A natural choice for eco-conscious couples

Fernhill house wedding September 17th 2021. Humanist wedding ceremony.

Combining Georgian splendour with very modern sustainable practices and energy saving methods, as well as being one of Ireland’s most environmentally friendly venues, Fernhill House Hotel in Clonakilty is also an award-winning wedding destination.

“The fern, from which the Hotel takes its name, was known in Irish tradition as a symbol of secret bonds, sincerity, marriage and love,” shares Michael O’Neill Jnr.

A former director of Sustainable Clonakilty, Michael is active in achieving sustainability in the family-run business and his local community. He was also a board member of the European Union’s EDEN group, the largest collection of sustainable destinations in the world; and part of the team behind Clonakilty’s ambitious tree-planting campaign.

Planted throughout the grounds and all along the border of the carpark, aside from gracing the tables of wedding parties, the fern also plays a very practical role as an air-purifier, removing harmful pollutants from the surrounding environment.

Designed by renowned garden designer Mary Reynolds and inspired by the surrounding woodland, within the 14 acres of gardens at Fernhill there are many places that encourage vows to be exchanged…a stone circle, Japanese garden, wild meadow…

Thousands of fruit and nut trees and shrubs and native trees have been planted around the hotel to encourage wildlife and provide food, with a mix of formal planting and wilderness encouraging pollinators and promoting biodiversity. In fact, each year the hotel invites past couples back to plant apple trees in the orchard, further reducing their carbon footprint.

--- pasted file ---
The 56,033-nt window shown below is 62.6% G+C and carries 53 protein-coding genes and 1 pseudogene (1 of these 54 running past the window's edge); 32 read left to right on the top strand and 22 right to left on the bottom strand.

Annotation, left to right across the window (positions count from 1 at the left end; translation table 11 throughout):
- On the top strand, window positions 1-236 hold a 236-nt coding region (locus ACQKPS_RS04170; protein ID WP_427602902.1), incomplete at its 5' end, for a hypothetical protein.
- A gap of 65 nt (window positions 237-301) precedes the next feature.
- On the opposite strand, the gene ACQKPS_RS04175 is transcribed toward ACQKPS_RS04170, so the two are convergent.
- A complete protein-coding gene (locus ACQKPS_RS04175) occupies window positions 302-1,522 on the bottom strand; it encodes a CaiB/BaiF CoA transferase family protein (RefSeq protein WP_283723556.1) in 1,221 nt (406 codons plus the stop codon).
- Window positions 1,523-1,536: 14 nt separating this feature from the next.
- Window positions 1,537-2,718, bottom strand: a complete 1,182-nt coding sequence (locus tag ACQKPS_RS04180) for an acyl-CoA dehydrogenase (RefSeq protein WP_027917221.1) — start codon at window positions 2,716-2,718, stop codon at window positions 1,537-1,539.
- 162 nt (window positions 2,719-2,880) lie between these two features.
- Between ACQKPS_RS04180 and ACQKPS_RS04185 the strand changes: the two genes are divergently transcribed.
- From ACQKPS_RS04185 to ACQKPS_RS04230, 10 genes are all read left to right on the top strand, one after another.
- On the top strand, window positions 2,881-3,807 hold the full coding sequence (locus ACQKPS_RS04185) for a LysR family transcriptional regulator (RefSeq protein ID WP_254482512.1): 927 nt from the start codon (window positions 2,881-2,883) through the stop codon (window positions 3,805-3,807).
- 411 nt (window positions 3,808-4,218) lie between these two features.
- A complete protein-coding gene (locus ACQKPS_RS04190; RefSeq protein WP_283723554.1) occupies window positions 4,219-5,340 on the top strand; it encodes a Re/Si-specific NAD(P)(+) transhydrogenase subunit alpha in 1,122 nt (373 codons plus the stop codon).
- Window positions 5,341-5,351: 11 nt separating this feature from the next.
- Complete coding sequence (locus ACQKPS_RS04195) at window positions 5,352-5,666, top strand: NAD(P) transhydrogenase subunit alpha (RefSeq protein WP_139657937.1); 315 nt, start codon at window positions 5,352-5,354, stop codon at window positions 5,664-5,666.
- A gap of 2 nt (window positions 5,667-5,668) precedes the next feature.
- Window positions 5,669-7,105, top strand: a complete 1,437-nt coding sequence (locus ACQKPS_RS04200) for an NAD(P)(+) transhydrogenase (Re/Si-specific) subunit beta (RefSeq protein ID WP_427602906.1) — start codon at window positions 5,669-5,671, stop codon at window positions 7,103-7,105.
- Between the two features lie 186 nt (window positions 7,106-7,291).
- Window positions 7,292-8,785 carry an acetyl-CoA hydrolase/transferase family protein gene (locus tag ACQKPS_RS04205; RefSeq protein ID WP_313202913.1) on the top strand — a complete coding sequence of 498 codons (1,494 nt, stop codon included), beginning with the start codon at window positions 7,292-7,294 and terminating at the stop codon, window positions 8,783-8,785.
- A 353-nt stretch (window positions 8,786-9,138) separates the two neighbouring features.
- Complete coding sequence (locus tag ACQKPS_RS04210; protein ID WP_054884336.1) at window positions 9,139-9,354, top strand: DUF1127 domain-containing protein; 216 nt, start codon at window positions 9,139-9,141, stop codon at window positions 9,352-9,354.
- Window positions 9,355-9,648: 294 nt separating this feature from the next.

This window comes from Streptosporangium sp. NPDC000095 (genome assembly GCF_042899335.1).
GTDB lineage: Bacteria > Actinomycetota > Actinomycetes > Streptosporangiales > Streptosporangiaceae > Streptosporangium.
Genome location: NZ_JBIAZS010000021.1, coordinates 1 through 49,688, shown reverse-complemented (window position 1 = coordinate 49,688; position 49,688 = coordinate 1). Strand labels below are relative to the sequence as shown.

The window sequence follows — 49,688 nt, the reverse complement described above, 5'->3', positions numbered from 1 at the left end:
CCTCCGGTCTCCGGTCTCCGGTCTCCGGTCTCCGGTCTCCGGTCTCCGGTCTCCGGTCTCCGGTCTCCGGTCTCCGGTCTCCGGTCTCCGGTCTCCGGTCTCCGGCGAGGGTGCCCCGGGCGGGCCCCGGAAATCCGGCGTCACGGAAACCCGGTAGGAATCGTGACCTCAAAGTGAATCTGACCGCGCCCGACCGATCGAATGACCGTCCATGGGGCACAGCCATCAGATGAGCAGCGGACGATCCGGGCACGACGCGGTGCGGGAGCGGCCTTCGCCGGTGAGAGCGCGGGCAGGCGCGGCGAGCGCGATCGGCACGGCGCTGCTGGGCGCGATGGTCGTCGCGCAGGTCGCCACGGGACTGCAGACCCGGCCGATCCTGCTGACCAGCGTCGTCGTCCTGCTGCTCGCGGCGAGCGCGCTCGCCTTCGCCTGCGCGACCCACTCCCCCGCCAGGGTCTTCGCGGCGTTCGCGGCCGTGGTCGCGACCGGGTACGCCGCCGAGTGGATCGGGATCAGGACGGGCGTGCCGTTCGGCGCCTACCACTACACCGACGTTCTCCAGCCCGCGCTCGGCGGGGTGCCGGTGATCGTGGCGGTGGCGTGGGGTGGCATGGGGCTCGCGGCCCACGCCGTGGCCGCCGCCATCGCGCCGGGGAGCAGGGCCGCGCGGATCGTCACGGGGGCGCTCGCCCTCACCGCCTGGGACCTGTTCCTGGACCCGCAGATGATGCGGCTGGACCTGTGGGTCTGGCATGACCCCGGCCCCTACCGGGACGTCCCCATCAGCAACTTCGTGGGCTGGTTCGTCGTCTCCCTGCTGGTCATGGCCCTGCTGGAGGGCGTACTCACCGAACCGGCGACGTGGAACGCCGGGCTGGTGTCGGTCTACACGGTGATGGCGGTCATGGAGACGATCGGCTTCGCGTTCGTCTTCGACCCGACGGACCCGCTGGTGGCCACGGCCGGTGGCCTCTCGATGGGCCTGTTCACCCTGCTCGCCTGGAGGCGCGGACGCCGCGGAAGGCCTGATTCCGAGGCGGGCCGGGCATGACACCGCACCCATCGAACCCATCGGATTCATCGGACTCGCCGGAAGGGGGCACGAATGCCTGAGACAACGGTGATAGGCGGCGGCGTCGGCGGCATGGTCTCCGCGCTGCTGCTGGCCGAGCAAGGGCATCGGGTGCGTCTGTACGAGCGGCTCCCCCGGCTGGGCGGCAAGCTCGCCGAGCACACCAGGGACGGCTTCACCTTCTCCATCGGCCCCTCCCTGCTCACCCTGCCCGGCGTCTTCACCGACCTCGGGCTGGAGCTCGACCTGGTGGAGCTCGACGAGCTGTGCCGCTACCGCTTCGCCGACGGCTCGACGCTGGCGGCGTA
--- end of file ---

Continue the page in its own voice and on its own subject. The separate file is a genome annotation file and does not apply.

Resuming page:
Whatever food produce isn’t sourced locally is grown in Fernhill’s Victorian walled kitchen garden or foraged in the estate’s natural wild areas. Gardeners Ann Daly, Ryan Crowley and Eamon Coakley, use a no-dig system, which means fewer weeds and healthier soil for germination. Crops are rotated for an optimal balance of nutrients in the soil and this reduces pests and disease and no chemicals are used.

Water is pumped from the hotel’s own well, solar panels heat the water and generate some electricity and even the fertiliser is on tap; homemade from the comfrey and nettles allowed to flourish in the vegetable garden. 

The O’Neill family, who launched their own gin in 2021 to celebrate 75 years at Fernhill and also reduce their food miles, go as far as picking fresh pine tips from the Scots Pine trees on the estate to use in their cocktails. Elderflowers are also gathered to make elderflower syrup in-house, which as well as flavouring the cocktails at wedding drinks receptions is also an ingredient in the homemade sorbet. Fernhill’s gin-flavoured sorbet has been particularly popular with wedding couples this year.

Nasturtium and lovage flowers or mint and redcurrants add pretty and colourful touches to dessert plates and apples are plucked from the orchard to add to dishes.

Changing with the seasons, fresh flowers from the gardens are used to decorate the hotel and marquee for each wedding.

Standing on over 200 years of rich history and surrounded by beautiful biodiverse gardens in a river valley, it is no wonder that so many choose this backdrop to celebrate their marriages.

WCP Staff

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